Rich Countries Should Listen to the Developing World on Tax Co-operation

May 17th, 2011

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Stefan de Vries/Flickr*

Rarely have developing countries been more vocal and united on a question of international taxation. The vexed question of the status of the arcane-sounding “Committee of Experts on International Cooperation in Tax Matters” is hotting up, after rich and poor countries clashed at a United Nations meeting last month.

The UN tax committee is charged with promoting international cooperation to deal with important issues such as taxing multinational companies across borders, and sharing best practice between countries. It has a specific mandate to take into account the specific needs of developing countries, which is why developing countries want to see it strengthened. “The day is gone when there are rule makers and rule takers,” is how one speaker made this case at the UN meeting in New York.

In written submissions before the meeting, developing countries including Brazil, China, South Africa, India and Mexico all called for the strengthening of the committee through greater resources and, in most cases, upgrading its status to become a proper intergovernmental body. Speaking last week in New York, Argentina as Chair of the G77 group of developing countries also concurred. This means that more than a quarter of G20 member states – including its next Chair – are on record in favour of a stronger committee. They aren’t the only ones. For example, here’s what Chile had to say:

It is essential for the tax authorities of both developing and developed countries to work together in order to prevent problems of tax evasion and international double taxation. There is thus a need for forums where such issues can be discussed and settled.

In this connection, the Committee of Experts on International Cooperation in Tax Matters is the only body with global membership in which these issues can be discussed.

It is therefore essential for the Secretariat of that Committee to be strengthened by the provision of financing for its work, so that developing countries can participate actively in its meetings and in the adoption of decisions and agreements. In addition, the Committee must work in coordination with other international bodies dealing with international tax matters, so that efficient use can be made of assigned resources.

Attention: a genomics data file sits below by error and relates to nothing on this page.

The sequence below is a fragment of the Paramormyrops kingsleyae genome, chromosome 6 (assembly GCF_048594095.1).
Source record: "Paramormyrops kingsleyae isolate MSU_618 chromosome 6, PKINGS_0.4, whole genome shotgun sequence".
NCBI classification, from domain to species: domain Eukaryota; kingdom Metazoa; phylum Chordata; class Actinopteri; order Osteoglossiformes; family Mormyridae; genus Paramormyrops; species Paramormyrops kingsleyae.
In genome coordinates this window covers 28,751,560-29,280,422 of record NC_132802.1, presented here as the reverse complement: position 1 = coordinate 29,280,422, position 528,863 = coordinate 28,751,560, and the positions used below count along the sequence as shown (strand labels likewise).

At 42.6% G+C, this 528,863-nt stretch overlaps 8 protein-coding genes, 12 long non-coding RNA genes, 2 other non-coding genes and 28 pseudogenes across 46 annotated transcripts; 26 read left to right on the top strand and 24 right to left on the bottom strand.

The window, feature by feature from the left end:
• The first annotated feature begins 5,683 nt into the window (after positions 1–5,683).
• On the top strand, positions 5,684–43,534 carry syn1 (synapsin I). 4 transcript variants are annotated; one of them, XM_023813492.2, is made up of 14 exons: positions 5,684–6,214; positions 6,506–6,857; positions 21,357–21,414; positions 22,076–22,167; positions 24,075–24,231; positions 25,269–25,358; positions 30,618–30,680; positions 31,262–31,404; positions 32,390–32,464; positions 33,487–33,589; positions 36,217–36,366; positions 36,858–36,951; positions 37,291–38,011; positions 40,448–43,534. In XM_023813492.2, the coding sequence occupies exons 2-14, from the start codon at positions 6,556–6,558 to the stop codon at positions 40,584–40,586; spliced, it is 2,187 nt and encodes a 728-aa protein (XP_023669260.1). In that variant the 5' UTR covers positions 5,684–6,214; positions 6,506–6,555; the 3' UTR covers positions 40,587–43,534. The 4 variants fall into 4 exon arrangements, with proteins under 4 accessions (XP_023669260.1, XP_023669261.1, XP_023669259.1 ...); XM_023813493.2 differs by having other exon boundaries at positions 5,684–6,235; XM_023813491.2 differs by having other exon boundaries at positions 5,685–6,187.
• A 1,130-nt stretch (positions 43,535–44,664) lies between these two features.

Richer countries are keen to help developing countries raise more taxes, with many of their official development agencies giving increasing amounts of funds to developing countries and to international organisations for this purpose. So you’d expect them to swing in to action in response to this clear demand from developing countries, supporting a stronger committee, and stumping up some extra cash to increase its secretariat resources from the measly two permanent staff that it currently has.

But no, surprisingly the major donors – especially the EU and the US – say they oppose a stronger committee. They appear to prefer other organisations, such as the OECD, which by definition excludes most developing countries from its membership. It’s not the first time this issue has been discussed, and one country in particular – the UK – has long opposed a stronger UN committee.

It’s time the UK, US and others listened to developing countries and supported the long-needed reform for which they are calling.

Originally published on the ActionAid UK  Campaign Blog.

* Image license: Some rights reserved by StefdeVries

Written by Martin Hearson

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